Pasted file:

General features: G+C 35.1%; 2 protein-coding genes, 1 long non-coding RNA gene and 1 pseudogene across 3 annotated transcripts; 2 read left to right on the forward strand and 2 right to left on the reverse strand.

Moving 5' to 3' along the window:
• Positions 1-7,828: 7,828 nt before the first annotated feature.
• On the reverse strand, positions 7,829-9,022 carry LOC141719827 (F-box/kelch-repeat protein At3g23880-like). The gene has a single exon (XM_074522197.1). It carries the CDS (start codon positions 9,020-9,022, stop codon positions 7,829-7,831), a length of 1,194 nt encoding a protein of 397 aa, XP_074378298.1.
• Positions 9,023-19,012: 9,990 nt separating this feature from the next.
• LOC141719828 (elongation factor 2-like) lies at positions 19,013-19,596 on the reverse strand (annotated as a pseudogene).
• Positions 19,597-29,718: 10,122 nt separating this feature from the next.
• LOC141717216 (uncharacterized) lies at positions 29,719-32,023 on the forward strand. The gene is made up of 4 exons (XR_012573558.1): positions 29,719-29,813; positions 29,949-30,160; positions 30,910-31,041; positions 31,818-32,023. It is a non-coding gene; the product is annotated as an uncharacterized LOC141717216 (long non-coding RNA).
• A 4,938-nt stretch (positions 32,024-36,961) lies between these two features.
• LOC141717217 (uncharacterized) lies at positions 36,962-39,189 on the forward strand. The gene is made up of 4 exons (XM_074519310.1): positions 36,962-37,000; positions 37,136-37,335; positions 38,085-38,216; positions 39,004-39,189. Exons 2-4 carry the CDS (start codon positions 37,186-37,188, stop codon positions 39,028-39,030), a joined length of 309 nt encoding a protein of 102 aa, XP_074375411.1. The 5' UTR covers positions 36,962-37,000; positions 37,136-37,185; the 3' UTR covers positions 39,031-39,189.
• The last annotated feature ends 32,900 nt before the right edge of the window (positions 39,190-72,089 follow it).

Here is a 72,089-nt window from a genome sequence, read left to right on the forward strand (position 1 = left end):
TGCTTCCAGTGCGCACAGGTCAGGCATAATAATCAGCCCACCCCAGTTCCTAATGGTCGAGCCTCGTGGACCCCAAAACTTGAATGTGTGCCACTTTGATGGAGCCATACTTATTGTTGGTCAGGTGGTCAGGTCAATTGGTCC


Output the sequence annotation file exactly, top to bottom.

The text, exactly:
General features: G+C 35.1%; 2 protein-coding genes, 1 long non-coding RNA gene and 1 pseudogene across 3 annotated transcripts; 2 read left to right on the forward strand and 2 right to left on the reverse strand.

Moving 5' to 3' along the window:
• Positions 1-7,828: 7,828 nt before the first annotated feature.
• On the reverse strand, positions 7,829-9,022 carry LOC141719827 (F-box/kelch-repeat protein At3g23880-like). The gene has a single exon (XM_074522197.1). It carries the CDS (start codon positions 9,020-9,022, stop codon positions 7,829-7,831), a length of 1,194 nt encoding a protein of 397 aa, XP_074378298.1.
• Positions 9,023-19,012: 9,990 nt separating this feature from the next.
• LOC141719828 (elongation factor 2-like) lies at positions 19,013-19,596 on the reverse strand (annotated as a pseudogene).
• Positions 19,597-29,718: 10,122 nt separating this feature from the next.
• LOC141717216 (uncharacterized) lies at positions 29,719-32,023 on the forward strand. The gene is made up of 4 exons (XR_012573558.1): positions 29,719-29,813; positions 29,949-30,160; positions 30,910-31,041; positions 31,818-32,023. It is a non-coding gene; the product is annotated as an uncharacterized LOC141717216 (long non-coding RNA).
• A 4,938-nt stretch (positions 32,024-36,961) lies between these two features.
• LOC141717217 (uncharacterized) lies at positions 36,962-39,189 on the forward strand. The gene is made up of 4 exons (XM_074519310.1): positions 36,962-37,000; positions 37,136-37,335; positions 38,085-38,216; positions 39,004-39,189. Exons 2-4 carry the CDS (start codon positions 37,186-37,188, stop codon positions 39,028-39,030), a joined length of 309 nt encoding a protein of 102 aa, XP_074375411.1. The 5' UTR covers positions 36,962-37,000; positions 37,136-37,185; the 3' UTR covers positions 39,031-39,189.
• The last annotated feature ends 32,900 nt before the right edge of the window (positions 39,190-72,089 follow it).

Here is a 72,089-nt window from a genome sequence, read left to right on the forward strand (position 1 = left end):
TGCTTCCAGTGCGCACAGGTCAGGCATAATAATCAGCCCACCCCAGTTCCTAATGGTCGAGCCTCGTGGACCCCAAAACTTGAATGTGTGCCACTTTGATGGAGCCATACTTATTGTTGGTCAGGTGGTCAGGTCAATTGGTCC